Luckily I have a very good representative, Ken F. Levin, who handled all that nonsense for me. Even then though, it was stressful at times, but always interesting and exciting. I learned a lot from the process and hopefully if I should ever find myself in that situation again, I’ll be more prepared for the roller coaster I’d be getting on.

Will we be seeing action figures for sale anytime soon?

I hope so with every fiber of my existence! I would love to be able to go to the toy store and see some Chickenhare toys sitting on the shelves!

How does your deal affect your production of upcoming books?  Does knowing that your story is being made into an animation make you look at scenes in a different way?

It doesn’t really affect it at all. I have the story worked out for a five book arc, of which book three is currently unfolding online.

Your artwork feels very European in style, which is very refreshing to see. Who are your biggest influences?

Jeff Smith is a huge influence on my work, mostly in the use of black and white. Stan Sakai (Usagi Yojimbo), Ben Edlund (The Tick) were also important to me. My regular nine-five job is as a greeting card artist at Hallmark and I get to sit next to some fantastic artists and animators everyday and I’m always inspired by them.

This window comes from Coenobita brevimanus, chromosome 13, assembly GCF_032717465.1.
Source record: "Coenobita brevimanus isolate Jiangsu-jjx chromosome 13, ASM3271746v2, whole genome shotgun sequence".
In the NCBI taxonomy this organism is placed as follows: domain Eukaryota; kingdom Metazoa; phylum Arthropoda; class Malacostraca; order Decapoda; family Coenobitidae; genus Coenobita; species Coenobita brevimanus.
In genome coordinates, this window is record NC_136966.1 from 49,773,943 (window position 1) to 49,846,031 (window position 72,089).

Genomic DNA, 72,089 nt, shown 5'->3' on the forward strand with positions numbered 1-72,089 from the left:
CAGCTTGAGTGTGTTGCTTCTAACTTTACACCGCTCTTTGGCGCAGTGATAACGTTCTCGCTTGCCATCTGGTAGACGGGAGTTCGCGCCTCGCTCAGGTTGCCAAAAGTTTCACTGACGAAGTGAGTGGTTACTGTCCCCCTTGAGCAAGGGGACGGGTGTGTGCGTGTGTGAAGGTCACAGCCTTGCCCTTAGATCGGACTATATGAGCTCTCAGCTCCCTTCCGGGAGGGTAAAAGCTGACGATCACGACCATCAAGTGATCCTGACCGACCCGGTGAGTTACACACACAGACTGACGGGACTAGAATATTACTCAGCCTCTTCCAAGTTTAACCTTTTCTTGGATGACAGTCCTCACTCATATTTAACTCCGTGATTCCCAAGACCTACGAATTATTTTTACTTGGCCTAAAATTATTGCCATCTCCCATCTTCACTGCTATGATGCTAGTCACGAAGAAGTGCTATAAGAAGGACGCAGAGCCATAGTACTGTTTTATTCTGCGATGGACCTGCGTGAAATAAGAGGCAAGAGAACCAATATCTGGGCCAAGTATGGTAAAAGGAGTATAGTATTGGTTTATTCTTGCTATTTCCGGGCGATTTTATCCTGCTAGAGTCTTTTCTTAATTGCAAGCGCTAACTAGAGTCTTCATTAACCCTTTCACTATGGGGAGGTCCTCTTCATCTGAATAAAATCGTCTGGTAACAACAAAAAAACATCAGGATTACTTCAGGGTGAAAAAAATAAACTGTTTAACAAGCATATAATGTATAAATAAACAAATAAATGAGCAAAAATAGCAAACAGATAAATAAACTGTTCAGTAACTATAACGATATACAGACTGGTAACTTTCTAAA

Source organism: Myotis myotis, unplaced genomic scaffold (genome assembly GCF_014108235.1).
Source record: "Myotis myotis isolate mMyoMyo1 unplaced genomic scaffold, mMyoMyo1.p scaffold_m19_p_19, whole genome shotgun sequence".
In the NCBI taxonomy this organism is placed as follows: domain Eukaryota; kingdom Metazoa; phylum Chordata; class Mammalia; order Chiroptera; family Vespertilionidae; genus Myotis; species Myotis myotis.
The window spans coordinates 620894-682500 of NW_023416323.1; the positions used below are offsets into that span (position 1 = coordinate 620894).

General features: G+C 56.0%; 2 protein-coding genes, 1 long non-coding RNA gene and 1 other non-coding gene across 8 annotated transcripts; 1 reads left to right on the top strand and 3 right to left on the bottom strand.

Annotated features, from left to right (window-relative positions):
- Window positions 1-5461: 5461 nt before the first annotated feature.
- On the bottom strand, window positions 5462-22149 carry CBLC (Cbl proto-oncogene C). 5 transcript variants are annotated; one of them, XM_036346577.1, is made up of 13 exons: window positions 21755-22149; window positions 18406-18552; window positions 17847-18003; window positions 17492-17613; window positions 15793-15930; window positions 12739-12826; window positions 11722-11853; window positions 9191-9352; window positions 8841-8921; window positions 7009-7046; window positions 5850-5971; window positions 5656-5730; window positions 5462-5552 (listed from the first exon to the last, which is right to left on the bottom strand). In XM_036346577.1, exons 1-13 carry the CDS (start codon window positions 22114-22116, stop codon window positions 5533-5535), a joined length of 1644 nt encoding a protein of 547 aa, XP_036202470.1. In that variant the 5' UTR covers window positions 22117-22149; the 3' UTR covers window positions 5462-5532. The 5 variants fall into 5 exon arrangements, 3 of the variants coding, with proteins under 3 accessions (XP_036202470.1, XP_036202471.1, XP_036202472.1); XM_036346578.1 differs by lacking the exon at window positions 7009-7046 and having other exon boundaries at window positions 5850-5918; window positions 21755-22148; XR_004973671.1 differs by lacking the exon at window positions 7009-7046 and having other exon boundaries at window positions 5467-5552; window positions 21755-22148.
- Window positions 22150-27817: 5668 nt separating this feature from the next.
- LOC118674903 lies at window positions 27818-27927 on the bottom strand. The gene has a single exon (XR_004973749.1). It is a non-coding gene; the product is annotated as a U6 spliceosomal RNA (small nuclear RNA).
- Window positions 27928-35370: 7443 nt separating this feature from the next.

The panels that you illustrate are very cinematic in appearance and use a lot of filming direction in the layout. Have you studied film language in the past?

No, not at all. I am however a giant movie fan and I’m always playing scenes out in my head trying to get the best angles or the most “cinematic” looks as possible. It makes it more fun for me.

Dark Horse is famous for supporting independent comic creators, are they still involved in the production? If so does that mean you have Sony animation AND dark horse in the same meetings with you? Must feel pretty damn cool.

It isn’t the publishing company it’s Dark Horse Entertainment, and yes it is very much involved with the deal. I’ve only had talks over the phone to date and mostly one at a time, but there were a few early on brainstorm sessions that included all sides in a conference call. Cool? Certainly. Slightly intimidating?  You bet. Mostly though it’s been really fun to get to meet people in other fields from mine and get to put our heads together to try to bring my stories to life. Very flattering, and very fun.